MosNews is reporting today that Congress may be willing to abolish the Jackson Vanik Amendments and fully normalize trade relations between the U.S. and Russia. RIA Novosti quoted House International Relations Committee Chairman Tom Lantos, who is in Moscow this week, as saying that the amendments are part of a Cold War legacy that should be left behind.
Russia Blog had previously reported that most Russian analysts considered the new Democratic Congressional majority likely to be even more suspicious of Russia than the previous Republican-led Congress. However, it appears that in the wake of Vladimir Putin's speech last week in Munich, both the White House and senior Congressional leadership want to improve relations with Russia. In May 2005, Congressman Lantos called for Russia to be expelled from the G-8 for jailing Yukos oligarch Mikhail Khodorkovsky. It appears that Congressman Lantos has moderated his position on Russia since that time.
Click on the extended post to read the full MosNews article.
House International Relations Committee Chairman Tom Lantos (D-CA)
U.S. Ready to Remove Jackson-Vanik Amendment for Russia - Congressman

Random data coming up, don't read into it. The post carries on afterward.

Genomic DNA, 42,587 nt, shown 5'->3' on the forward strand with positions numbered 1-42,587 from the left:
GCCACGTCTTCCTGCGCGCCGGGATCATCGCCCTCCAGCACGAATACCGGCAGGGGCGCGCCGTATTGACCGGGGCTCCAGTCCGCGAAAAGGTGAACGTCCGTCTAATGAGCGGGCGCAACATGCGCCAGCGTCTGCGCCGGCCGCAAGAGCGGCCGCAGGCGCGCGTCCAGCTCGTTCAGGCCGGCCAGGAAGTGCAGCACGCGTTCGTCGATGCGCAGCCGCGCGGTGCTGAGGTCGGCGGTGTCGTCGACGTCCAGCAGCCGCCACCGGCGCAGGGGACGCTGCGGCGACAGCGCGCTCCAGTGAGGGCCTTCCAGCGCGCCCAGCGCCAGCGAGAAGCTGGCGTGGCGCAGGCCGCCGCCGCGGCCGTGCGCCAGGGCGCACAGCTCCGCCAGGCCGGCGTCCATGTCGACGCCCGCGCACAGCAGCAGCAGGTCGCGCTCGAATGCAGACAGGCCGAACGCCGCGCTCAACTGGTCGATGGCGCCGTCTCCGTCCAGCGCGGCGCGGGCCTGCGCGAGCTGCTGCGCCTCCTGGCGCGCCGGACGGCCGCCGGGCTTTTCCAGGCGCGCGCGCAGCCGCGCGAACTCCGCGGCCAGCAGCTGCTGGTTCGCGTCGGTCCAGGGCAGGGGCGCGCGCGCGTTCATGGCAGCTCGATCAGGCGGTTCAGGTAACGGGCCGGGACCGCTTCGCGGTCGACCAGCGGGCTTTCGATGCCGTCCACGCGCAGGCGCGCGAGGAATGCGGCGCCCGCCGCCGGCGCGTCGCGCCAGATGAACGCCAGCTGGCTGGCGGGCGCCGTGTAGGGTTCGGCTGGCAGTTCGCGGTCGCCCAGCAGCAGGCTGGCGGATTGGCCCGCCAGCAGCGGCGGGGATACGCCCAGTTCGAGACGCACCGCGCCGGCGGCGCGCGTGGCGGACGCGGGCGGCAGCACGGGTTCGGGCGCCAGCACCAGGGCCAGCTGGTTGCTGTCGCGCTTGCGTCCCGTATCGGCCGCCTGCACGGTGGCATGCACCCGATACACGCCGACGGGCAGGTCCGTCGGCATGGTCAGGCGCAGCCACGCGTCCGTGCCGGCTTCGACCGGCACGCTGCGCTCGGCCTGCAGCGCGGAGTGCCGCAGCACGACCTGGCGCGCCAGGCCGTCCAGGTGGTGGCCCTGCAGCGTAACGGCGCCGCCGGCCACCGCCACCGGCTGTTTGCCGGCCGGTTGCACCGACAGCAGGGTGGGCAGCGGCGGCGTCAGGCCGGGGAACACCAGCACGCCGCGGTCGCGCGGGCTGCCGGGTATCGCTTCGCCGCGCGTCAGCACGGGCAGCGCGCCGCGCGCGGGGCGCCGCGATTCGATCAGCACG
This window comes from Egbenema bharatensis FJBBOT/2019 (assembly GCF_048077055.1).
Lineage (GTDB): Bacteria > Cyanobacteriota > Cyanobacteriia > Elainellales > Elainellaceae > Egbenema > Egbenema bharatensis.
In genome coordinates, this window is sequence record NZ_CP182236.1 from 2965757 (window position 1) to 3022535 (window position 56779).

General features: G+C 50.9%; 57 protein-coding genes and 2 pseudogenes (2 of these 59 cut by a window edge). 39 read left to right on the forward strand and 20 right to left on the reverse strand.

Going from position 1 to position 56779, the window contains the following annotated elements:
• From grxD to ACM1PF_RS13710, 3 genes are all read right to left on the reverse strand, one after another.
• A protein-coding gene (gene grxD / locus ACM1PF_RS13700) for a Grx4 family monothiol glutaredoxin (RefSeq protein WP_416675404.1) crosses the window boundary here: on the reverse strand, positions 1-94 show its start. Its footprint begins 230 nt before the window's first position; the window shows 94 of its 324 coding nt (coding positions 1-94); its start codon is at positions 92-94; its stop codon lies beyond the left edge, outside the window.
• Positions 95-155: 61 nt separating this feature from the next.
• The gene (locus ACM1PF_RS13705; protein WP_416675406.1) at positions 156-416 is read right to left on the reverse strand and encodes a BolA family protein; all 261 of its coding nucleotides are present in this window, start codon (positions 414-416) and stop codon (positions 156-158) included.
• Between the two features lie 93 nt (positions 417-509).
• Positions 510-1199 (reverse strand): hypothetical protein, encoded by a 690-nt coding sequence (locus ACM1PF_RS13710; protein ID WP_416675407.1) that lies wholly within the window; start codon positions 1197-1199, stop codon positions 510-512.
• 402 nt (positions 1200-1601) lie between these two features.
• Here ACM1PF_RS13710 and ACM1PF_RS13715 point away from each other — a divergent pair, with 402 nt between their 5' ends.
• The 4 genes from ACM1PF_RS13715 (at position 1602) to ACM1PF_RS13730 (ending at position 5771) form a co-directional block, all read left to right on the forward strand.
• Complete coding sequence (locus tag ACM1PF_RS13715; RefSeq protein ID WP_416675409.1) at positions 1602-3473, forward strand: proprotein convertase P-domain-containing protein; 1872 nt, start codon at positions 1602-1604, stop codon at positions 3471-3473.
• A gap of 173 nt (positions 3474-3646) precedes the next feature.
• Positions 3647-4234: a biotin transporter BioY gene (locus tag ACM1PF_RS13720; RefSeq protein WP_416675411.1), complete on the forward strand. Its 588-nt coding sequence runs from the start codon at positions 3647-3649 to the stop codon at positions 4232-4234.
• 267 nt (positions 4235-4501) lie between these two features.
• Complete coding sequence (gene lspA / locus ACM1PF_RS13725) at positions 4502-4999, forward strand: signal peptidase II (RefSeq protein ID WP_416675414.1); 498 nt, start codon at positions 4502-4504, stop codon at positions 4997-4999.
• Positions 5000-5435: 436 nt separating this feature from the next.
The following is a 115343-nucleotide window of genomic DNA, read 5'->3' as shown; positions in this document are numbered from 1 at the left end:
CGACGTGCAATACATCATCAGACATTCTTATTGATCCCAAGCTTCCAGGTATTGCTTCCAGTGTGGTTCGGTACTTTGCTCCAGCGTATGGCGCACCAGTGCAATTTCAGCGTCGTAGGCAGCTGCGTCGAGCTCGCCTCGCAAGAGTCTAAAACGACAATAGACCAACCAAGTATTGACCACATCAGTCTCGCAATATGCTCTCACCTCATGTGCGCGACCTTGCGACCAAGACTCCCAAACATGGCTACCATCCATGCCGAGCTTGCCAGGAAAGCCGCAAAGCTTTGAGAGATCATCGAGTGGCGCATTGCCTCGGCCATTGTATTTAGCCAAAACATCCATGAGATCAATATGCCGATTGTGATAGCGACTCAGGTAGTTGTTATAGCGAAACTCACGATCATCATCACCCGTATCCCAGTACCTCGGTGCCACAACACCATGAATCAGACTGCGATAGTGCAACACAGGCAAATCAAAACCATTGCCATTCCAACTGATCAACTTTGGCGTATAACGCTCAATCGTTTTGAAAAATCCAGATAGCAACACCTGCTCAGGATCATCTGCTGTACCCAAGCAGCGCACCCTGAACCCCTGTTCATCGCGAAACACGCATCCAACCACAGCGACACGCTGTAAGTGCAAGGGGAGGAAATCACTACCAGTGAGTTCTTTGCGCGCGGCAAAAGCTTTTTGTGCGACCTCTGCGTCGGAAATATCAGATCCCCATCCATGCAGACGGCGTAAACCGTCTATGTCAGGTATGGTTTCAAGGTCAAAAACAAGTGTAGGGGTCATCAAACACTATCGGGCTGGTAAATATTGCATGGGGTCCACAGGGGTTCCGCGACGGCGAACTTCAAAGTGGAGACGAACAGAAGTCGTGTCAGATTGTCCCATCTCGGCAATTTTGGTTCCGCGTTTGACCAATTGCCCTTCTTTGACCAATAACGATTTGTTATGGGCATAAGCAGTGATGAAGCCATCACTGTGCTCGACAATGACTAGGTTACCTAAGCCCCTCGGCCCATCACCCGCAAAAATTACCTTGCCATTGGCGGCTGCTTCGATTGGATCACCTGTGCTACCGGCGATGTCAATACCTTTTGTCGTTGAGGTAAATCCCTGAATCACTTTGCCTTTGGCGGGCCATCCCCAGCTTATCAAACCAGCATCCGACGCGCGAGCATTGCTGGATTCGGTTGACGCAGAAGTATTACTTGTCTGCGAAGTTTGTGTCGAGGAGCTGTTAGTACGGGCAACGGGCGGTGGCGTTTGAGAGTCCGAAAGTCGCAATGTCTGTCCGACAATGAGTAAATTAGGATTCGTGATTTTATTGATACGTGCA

Created: 21.02.2007 14:45 MSK (GMT +3), Updated: 14:45 MSK
The United States intend to remove the Jackson-Vanik amendment, which has been restricting trade with Russia, a high-ranking U.S. congressman said on Wednesday, Feb. 21, during his visit to Moscow.
Tom Lantos, the chairman of the U.S. Congressional Foreign Affairs Committee, who is currently on an official visit to Moscow, said that the time has come to remove the amendment.
The 1974 Jackson-Vanik Amendment links U.S. trade benefits, known as Normal Trade Relations (NTR), to the emigration and human rights policies of Communist or formerly Communist countries. The amendment has been lifted for many of Russia's former Communist
allies, but still remains in force for Russia.
Lantos was quoted by RIA Novosti as suggesting that such carry-overs from the Cold War should be left behind, and promised to do everything possible to ensure the amendment's abolition.
The congressman added that he expected constructive and positive cooperation between Russia and the United States, despite current tensions. Russia and the United States are currently in a dispute over American plans to deploy elements of its missile shield in Central Europe. Moscow strongly opposes the deployment of a missile shield in its former backyard in Central Europe, describing the plans as a threat to Russian national security.